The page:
King, SMART's executive director, says textile recyclers are still finding strong demand for used clothing. But she says selling cheap garments, like those made in Bangladesh, is becoming increasingly difficult.

"I think one of the problems when they're trying to sell the clothing abroad is the distinction between what's good-quality used clothing versus clothing that has maybe not been manufactured to the highest standards," she says.

King says ultimately she hopes that more clothes — of good quality — are donated every year. Her organization says 85 percent of all the clothing sold each year ends up in landfills.

Copyright 2013 NPR. To see more, visit http://www.npr.org/.

Transcript

STEVE INSKEEP, HOST:

The collapse of a textile factory in Bangladesh last month has heightened awareness about cheap clothes and the conditions under which they're made. Many Americans are used to inexpensive clothing but the garments are also discarded at a remarkable rate. Billions of pounds of shirts, dresses, and trousers are donated, given away, each year. NPR's Jackie Northam examines what happens to some of those clothes.

UNIDENTIFIED WOMAN #1: How you doing?

UNIDENTIFIED WOMAN #2: Hi. I have some stuff to drop off.

UNIDENTIFIED WOMAN #1: OK. Do you want to keep your bag or...?

UNIDENTIFIED WOMAN #2: No. I'm going to give the bag.

JACKIE NORTHAM, BYLINE: It's a bright and warm Saturday morning and there's a steady flow of people dropping off donations at Martha's Table, a charity in downtown Washington D.C. There's a growing mountain of plastic and paper bags stuffed with used skirts, dresses, scarves and footwear in one corner of the room. Volunteers sort and put clothes on hangers. They'll go on sale next door, the proceeds of which will help the needy in the area.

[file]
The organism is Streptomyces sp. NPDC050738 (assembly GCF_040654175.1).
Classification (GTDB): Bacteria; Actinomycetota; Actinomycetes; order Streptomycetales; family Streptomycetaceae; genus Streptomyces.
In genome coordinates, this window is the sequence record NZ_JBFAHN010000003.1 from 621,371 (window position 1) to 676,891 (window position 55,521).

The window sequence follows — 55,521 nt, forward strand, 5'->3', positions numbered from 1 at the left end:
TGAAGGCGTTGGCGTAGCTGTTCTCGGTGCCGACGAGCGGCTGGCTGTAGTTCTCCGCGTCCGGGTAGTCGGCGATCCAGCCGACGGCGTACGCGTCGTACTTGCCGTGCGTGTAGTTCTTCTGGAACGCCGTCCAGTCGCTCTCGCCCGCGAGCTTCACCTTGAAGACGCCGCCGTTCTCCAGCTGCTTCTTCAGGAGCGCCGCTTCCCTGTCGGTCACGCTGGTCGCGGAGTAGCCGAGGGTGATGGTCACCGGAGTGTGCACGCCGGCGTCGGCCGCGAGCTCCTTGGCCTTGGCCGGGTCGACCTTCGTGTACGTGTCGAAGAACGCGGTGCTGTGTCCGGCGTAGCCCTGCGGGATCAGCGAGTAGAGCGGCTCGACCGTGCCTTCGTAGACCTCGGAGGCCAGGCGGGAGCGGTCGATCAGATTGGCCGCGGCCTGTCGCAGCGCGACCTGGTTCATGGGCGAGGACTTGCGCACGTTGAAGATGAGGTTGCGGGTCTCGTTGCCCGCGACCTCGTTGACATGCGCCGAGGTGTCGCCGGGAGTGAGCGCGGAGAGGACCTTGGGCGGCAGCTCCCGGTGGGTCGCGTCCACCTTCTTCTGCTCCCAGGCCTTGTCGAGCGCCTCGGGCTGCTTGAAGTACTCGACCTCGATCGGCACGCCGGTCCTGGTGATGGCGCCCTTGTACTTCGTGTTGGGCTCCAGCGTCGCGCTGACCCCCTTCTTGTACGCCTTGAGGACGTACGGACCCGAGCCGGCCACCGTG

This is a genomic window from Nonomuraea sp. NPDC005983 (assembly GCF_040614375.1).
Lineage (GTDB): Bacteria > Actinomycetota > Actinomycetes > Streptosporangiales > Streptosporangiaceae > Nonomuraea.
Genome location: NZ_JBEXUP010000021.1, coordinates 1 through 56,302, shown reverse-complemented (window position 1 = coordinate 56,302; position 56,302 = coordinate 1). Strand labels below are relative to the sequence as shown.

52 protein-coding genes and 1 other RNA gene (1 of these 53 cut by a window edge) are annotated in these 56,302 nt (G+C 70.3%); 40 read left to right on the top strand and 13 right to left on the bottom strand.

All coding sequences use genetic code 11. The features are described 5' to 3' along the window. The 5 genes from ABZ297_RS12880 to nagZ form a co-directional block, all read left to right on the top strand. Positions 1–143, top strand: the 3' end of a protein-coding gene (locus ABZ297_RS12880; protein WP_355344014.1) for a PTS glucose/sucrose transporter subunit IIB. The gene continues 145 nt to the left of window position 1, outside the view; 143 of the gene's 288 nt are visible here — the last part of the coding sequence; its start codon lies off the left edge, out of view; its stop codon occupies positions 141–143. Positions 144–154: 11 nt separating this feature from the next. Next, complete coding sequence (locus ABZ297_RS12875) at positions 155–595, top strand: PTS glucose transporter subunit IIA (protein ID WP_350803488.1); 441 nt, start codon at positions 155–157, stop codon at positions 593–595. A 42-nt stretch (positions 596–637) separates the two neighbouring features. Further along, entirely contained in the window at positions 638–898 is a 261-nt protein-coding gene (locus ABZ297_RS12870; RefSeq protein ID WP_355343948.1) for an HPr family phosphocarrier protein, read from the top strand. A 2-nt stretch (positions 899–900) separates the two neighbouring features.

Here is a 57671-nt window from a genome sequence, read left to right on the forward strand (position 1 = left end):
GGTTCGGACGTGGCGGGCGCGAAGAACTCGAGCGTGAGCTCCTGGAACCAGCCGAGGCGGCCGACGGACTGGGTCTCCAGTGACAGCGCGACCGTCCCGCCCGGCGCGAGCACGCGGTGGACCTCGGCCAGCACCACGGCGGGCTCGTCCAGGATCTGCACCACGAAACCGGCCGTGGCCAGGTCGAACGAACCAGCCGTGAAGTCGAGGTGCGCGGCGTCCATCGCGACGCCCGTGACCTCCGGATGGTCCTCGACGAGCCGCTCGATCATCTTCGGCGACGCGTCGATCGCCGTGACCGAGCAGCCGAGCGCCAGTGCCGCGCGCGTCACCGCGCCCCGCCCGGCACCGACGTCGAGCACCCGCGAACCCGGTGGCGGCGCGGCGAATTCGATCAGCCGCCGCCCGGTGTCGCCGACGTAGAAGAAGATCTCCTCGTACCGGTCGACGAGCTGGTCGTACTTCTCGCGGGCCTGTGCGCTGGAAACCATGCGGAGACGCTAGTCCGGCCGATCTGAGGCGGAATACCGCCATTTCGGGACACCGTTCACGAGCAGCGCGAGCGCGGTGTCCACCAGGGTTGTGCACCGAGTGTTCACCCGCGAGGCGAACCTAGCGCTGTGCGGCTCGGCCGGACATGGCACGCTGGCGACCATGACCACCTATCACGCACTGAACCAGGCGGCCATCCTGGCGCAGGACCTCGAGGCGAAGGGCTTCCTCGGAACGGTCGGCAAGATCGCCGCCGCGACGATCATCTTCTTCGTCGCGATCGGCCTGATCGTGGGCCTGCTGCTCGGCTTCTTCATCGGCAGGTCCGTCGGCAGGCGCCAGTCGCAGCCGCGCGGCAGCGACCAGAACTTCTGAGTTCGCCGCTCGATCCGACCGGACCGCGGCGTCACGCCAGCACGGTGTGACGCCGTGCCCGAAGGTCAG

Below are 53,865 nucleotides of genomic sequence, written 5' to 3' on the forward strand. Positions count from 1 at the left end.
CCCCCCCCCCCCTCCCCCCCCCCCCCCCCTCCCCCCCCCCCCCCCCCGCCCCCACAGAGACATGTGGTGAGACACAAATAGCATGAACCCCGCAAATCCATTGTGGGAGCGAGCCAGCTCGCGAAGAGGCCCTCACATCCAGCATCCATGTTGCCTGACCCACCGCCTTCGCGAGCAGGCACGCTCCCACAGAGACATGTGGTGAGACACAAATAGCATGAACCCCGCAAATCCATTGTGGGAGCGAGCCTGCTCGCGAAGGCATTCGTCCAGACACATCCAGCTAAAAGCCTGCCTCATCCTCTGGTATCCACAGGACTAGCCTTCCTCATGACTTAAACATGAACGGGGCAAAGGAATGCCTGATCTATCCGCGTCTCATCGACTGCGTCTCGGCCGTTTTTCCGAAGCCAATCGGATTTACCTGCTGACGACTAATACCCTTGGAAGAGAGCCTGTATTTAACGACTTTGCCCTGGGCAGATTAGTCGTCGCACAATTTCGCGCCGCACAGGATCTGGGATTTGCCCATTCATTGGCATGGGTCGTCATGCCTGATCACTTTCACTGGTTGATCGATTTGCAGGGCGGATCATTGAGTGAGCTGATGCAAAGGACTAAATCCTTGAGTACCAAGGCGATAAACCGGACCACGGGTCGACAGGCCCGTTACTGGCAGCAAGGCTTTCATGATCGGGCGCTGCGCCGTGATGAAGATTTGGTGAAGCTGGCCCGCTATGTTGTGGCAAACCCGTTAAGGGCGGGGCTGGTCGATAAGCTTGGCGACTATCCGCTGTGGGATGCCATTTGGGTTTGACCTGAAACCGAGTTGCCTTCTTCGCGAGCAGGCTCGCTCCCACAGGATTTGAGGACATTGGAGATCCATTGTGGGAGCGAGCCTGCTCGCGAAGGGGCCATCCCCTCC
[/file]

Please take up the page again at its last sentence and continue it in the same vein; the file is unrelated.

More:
It's a scene played out across the U.S. - people donating their old clothes, whether through collection bins or through large charities - to help others. Melissa Vanouse donates clothes a couple times a year.

MELISSA VANOUSE: I think it all pretty much stays local. So that's kind of the idea.

NORTHAM: But it doesn't. Martha's Table, like other charities, only have so much room and can only keep clothes for so long. And at some point, they call in a textile recycling company. About 80 percent of the donations are carted away by textile recyclers, says Jackie King, the executive director of SMART, Secondary Materials and Recycled Textiles, a trade association for textile recyclers. She says that means about 3.8 billion pounds of clothing that's donated each year is recycled.

JACKIE KING: Thirty percent of the materials are made into wiping cloths that are used in commercial and industrial use, and then about 20 percent are converted into fibers that are then basically recycled into something else - carpet padding, insulation for automobiles, as well as insulation in homes; pillow stuffing.